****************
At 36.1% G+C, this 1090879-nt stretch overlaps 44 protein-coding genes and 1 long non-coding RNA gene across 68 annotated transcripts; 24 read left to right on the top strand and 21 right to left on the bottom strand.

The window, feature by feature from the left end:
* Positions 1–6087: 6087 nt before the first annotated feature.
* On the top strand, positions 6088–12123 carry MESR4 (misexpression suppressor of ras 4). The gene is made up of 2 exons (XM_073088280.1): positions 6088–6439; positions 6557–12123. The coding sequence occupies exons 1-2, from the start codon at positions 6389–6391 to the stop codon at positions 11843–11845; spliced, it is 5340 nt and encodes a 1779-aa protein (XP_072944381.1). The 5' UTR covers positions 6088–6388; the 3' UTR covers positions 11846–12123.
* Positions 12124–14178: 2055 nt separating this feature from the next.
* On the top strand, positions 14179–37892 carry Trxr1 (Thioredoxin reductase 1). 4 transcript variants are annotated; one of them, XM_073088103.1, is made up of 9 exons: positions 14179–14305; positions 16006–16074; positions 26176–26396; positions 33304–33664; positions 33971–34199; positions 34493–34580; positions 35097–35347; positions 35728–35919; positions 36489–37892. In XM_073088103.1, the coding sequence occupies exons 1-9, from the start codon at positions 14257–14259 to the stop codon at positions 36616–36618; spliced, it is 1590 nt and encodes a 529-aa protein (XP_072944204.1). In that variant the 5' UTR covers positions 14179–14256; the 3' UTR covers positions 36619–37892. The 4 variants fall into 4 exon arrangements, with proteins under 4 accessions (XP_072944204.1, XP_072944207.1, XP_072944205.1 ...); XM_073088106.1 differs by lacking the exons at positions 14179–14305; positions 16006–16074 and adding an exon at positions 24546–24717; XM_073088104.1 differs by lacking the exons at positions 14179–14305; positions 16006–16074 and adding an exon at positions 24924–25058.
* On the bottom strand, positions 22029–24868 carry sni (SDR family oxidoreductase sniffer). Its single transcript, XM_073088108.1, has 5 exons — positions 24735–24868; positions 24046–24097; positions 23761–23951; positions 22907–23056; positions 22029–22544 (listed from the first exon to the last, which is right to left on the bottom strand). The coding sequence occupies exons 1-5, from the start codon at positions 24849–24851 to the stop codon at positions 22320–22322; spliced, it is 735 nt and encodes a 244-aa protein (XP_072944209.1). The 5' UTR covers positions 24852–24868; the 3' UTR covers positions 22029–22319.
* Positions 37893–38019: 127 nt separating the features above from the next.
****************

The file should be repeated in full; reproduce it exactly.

At 36.1% G+C, this 1090879-nt stretch overlaps 44 protein-coding genes and 1 long non-coding RNA gene across 68 annotated transcripts; 24 read left to right on the top strand and 21 right to left on the bottom strand.

The window, feature by feature from the left end:
* Positions 1–6087: 6087 nt before the first annotated feature.
* On the top strand, positions 6088–12123 carry MESR4 (misexpression suppressor of ras 4). The gene is made up of 2 exons (XM_073088280.1): positions 6088–6439; positions 6557–12123. The coding sequence occupies exons 1-2, from the start codon at positions 6389–6391 to the stop codon at positions 11843–11845; spliced, it is 5340 nt and encodes a 1779-aa protein (XP_072944381.1). The 5' UTR covers positions 6088–6388; the 3' UTR covers positions 11846–12123.
* Positions 12124–14178: 2055 nt separating this feature from the next.
* On the top strand, positions 14179–37892 carry Trxr1 (Thioredoxin reductase 1). 4 transcript variants are annotated; one of them, XM_073088103.1, is made up of 9 exons: positions 14179–14305; positions 16006–16074; positions 26176–26396; positions 33304–33664; positions 33971–34199; positions 34493–34580; positions 35097–35347; positions 35728–35919; positions 36489–37892. In XM_073088103.1, the coding sequence occupies exons 1-9, from the start codon at positions 14257–14259 to the stop codon at positions 36616–36618; spliced, it is 1590 nt and encodes a 529-aa protein (XP_072944204.1). In that variant the 5' UTR covers positions 14179–14256; the 3' UTR covers positions 36619–37892. The 4 variants fall into 4 exon arrangements, with proteins under 4 accessions (XP_072944204.1, XP_072944207.1, XP_072944205.1 ...); XM_073088106.1 differs by lacking the exons at positions 14179–14305; positions 16006–16074 and adding an exon at positions 24546–24717; XM_073088104.1 differs by lacking the exons at positions 14179–14305; positions 16006–16074 and adding an exon at positions 24924–25058.
* On the bottom strand, positions 22029–24868 carry sni (SDR family oxidoreductase sniffer). Its single transcript, XM_073088108.1, has 5 exons — positions 24735–24868; positions 24046–24097; positions 23761–23951; positions 22907–23056; positions 22029–22544 (listed from the first exon to the last, which is right to left on the bottom strand). The coding sequence occupies exons 1-5, from the start codon at positions 24849–24851 to the stop codon at positions 22320–22322; spliced, it is 735 nt and encodes a 244-aa protein (XP_072944209.1). The 5' UTR covers positions 24852–24868; the 3' UTR covers positions 22029–22319.
* Positions 37893–38019: 127 nt separating the features above from the next.